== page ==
LEARNING TO LIVE WITH DERIVATIVES They're here, they're weird, and they're not going away. Yes, these beasties bite, but companies that tame them have a competitive edge.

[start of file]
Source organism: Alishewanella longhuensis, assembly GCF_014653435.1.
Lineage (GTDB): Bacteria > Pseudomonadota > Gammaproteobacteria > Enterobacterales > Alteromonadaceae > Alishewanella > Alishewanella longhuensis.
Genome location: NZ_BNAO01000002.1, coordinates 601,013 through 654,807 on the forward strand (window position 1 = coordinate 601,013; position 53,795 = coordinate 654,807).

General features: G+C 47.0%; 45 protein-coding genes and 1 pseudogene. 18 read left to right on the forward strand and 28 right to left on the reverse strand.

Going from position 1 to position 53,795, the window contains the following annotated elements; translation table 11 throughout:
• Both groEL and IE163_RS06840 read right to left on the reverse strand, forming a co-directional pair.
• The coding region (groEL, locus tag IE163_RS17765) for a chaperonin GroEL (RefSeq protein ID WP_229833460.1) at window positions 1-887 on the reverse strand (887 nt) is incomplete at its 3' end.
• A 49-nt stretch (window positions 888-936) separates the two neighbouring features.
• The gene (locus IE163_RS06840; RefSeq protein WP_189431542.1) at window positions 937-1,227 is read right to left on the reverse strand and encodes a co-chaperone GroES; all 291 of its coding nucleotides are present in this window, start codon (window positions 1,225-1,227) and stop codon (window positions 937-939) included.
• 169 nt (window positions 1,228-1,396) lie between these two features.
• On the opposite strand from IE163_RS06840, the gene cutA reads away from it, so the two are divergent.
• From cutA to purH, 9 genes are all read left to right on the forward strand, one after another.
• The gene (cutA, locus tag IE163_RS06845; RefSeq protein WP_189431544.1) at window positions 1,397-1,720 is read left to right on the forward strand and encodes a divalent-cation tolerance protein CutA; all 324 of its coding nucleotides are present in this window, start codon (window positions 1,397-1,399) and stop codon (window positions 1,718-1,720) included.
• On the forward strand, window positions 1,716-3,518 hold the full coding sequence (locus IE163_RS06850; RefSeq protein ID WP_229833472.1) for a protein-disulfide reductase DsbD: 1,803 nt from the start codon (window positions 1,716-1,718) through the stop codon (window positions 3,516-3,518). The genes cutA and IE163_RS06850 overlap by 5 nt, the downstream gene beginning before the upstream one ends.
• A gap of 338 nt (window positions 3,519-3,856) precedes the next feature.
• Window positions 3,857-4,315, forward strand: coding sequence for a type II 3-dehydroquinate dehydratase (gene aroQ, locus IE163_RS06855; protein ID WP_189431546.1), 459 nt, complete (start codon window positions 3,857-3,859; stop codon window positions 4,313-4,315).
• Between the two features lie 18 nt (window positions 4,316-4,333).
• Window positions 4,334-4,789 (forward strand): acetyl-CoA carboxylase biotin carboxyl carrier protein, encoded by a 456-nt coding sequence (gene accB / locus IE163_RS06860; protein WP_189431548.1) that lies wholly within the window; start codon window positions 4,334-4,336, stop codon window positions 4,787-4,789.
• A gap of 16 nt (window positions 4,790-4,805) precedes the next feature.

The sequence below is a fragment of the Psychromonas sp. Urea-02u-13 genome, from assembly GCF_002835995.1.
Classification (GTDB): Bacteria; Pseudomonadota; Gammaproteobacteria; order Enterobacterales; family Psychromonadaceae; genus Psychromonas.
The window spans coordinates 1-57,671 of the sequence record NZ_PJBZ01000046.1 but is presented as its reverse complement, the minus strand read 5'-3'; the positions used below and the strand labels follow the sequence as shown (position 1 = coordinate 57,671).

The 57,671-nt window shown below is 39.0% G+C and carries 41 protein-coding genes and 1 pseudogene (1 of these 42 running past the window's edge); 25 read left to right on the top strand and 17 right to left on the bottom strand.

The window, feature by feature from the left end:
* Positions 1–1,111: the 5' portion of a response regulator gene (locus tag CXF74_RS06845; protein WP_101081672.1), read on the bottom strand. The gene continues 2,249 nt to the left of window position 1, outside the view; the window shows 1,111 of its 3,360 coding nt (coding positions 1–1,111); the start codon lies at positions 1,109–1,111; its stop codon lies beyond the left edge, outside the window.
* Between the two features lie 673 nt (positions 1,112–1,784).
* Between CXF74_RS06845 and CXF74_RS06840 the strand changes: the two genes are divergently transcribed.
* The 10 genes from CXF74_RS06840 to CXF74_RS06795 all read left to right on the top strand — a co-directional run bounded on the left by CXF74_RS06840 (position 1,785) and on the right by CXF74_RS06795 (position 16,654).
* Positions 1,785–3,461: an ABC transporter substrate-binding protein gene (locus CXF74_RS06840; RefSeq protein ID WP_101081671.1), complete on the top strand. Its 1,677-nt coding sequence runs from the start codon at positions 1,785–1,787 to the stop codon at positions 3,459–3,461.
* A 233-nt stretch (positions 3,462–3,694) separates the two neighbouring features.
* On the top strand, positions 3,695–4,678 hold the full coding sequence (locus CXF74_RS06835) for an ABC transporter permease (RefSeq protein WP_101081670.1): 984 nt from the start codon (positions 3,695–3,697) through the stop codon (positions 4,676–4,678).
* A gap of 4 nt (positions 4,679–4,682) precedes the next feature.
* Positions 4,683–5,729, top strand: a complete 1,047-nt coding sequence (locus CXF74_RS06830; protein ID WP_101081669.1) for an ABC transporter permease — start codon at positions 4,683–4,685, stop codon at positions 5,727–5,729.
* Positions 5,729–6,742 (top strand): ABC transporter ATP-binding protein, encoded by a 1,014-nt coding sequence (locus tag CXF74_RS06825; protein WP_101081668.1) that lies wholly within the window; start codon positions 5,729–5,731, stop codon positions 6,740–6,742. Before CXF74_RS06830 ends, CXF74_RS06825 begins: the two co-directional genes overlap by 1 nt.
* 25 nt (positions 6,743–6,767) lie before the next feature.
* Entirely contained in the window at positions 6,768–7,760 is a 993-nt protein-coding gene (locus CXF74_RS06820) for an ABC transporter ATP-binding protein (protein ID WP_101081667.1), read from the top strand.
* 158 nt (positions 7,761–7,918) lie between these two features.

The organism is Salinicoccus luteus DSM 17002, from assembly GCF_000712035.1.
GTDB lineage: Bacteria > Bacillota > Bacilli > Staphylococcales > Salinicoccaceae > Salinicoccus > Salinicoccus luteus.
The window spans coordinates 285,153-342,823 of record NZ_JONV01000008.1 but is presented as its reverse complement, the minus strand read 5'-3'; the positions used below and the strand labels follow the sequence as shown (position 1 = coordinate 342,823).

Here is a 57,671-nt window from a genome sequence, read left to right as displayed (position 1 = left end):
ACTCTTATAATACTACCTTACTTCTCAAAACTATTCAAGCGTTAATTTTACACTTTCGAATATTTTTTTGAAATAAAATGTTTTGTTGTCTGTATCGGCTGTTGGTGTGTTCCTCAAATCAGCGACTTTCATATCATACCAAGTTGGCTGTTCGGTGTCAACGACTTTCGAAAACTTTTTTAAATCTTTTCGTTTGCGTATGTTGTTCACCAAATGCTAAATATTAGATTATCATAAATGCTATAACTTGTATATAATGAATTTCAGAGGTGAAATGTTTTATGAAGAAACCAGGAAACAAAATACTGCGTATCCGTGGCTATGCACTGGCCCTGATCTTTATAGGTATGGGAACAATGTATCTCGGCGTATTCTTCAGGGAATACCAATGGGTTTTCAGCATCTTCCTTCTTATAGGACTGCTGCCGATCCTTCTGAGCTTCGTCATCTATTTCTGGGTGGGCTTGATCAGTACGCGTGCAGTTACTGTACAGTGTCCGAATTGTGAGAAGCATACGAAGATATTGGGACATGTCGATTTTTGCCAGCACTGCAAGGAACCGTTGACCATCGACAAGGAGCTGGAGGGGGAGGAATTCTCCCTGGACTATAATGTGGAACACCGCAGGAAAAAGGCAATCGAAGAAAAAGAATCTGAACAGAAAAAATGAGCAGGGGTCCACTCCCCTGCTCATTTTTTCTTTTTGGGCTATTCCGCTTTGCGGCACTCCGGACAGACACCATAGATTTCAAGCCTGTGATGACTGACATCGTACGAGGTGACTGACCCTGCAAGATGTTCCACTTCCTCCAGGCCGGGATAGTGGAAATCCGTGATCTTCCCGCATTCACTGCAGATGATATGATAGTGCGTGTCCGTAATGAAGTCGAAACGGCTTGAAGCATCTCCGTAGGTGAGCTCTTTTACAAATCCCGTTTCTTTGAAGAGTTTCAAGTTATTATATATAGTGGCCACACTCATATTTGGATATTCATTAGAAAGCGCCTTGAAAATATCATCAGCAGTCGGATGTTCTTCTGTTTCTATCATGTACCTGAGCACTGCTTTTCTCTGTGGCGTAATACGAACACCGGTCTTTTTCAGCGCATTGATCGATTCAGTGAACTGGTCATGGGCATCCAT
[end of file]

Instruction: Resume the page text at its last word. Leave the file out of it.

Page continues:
By Terence P. Pare REPORTER ASSOCIATE Tricia Welsh